Many market participants are concerned about the current market multiple of around ~20x 2015 earnings. Further, many investors hate the non-traded REIT market. The non traded REIT market has definitely grown recently and will most definitely slow down/shrink some; however this market has bounced around but according to data from a recent FBR research report the industry has been able to raise on average better than $6bb a year (give or take a year) since 2003. Let’s assume the non-traded REIT market shrinks back and that NSAM can only raise approximately $500mm a year in the non-traded REIT market  that NSAM can raise ~$1.5 billion of incremental capital a year @ NRF (which is a discount to the amount of public capital raised in the last 4+ months!). Let’s further assume no buybacks, and let the cash just build on the company’s balance sheet. We feel it is reasonable than that exiting 2016 we are trading at a multiple of ~16x; i.e. even with a deceleration from the current acquisition pace on the public side plus a large drop off on the non-traded side plus no accretive uses of cash; the company will be trading at multiple in 2016 that seems to more imply dead money than a massive value destroyer. 

 There are a multitude of catalysts here to drive value, the one we are currently most excited about is the closing of the healthcare deal announced with griffin, and what we think should be a spinout of NRF healthcare. NSAM has put the proper management team in place in order to spin off NRF healthcare; this will now give NSAM 2 separate vehicles to tap in the public markets (and should lower the cost of capital, which should lead to a virtous cycle of value creation). Over the long term we anticipate there being a multitude of businesses under NSAM including separately capitalized hotel, healthcare, real estate opportunities and triple net lease businesses. Further, NSAM is going to be asset light and generating meaningful cash which we anticipate will be used to enter new markets including potentially joining or purchasing a corporate lender/CLO type businesses or other longer term capital type vehicles.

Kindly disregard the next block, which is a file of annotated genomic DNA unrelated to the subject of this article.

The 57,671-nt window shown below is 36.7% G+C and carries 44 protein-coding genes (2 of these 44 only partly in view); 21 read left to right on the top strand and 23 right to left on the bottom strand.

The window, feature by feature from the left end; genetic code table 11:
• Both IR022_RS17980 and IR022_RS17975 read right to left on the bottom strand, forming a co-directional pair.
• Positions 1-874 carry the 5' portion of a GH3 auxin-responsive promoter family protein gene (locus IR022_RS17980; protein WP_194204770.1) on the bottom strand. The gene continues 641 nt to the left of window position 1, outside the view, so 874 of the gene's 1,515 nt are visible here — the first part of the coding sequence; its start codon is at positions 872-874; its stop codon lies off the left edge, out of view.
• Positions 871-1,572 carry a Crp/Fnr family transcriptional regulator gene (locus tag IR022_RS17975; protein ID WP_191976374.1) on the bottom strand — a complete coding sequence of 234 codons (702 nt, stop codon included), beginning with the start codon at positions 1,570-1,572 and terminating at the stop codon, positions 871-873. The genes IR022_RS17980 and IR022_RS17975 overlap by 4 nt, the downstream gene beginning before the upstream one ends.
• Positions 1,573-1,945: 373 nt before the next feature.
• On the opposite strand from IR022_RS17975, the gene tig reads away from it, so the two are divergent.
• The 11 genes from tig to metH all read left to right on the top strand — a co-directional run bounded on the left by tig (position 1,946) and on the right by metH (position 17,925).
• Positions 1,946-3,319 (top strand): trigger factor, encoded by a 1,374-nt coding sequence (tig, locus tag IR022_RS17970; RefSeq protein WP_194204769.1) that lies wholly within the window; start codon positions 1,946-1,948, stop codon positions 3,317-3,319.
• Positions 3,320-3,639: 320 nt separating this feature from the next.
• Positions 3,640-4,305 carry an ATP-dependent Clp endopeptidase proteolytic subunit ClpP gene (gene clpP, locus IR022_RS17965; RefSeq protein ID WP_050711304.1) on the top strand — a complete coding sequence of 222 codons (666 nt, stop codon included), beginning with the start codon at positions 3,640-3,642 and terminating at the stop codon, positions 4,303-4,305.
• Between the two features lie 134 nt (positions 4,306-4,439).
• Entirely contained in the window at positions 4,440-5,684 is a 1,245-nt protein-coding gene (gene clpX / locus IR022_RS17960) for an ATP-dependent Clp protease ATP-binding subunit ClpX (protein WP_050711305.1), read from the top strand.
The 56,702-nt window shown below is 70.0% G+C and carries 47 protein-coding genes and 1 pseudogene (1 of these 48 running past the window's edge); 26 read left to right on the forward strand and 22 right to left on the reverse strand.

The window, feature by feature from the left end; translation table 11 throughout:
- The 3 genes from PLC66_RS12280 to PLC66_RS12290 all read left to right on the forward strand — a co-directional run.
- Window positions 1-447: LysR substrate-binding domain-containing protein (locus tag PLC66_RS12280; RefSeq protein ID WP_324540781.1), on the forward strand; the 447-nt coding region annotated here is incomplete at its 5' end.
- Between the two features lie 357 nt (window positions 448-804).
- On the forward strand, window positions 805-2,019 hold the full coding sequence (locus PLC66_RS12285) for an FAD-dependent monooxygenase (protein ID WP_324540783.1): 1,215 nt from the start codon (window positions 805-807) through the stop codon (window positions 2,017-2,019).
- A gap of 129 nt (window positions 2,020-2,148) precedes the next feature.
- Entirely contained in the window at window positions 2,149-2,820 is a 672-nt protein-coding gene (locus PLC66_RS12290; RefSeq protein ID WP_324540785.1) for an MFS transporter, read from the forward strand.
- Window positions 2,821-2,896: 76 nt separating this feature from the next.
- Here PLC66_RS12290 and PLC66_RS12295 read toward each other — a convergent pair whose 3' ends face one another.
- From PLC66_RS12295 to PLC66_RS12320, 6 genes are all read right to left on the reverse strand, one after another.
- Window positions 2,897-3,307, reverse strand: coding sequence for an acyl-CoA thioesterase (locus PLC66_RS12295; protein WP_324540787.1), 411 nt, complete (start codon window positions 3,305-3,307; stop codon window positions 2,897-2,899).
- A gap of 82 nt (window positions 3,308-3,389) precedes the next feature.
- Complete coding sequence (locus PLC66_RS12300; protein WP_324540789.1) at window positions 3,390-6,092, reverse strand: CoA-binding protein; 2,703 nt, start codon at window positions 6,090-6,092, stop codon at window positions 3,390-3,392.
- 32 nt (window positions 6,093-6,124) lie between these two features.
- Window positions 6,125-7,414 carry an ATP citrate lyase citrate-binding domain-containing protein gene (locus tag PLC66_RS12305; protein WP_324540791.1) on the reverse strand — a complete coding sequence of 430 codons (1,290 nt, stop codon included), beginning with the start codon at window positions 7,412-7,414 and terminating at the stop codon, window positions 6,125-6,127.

A quick item we think of note that is important is the current troubles @ ARCP. ARCP + Cole is the monster in the non-traded REIT industry and as can be read in the WSJ article this weekend large brokers are starting to pull back from American Realty products. We feel it is quite natural to assume Northstar should be able to pick up meaningful marketshare. Estimates have ARCP + Cole at approximately 30% of all capital raising in the space in 2013 and 50% of the top 10 capital raisers. This is a meaningful opportunity for Northstar to pick up share at a perfect time as it has several strong non-traded REIT platforms in the market. Finally another real home run here is the potential for large asset sales out of ARCP into NRF. NRF we feel needs to gain further scale in its triple net lease platform. There were stories out of the FT about ARCP being in merger talks with NRF which were subsequently scuttled (WHEW!); however we do think if ARCP is serious about selling assets to buyback stock than NRF should be an aggressive buyer as it would allow scale for the triple net lease platform.

We think this is a great example of a business that while trading at a high multiple today, has multiple levers for value creation and should be a sleep at night compounder for many years to come. 

I do not hold a position with the issuer such as employment, directorship, or consultancy.
I and/or others I advise hold a material investment in the issuer's securities.


1.      We feel in the next 12 months Northstar will gain further traction at the expense of ARCP and other smaller players in the non-traded REIT market

2.      NRF will break into at least two, if not three pieces providing for further platforms for growth for NSAM.

3.      We anticipate NSAM will enter into several new joint-ventures with asset managers where NSAM can provide distribution and or capital in exchange for expertise further leading to a new platform for growth for NSAM


4.      Further capital raises at NRF or other large transactions such as the recent Griffon America deal.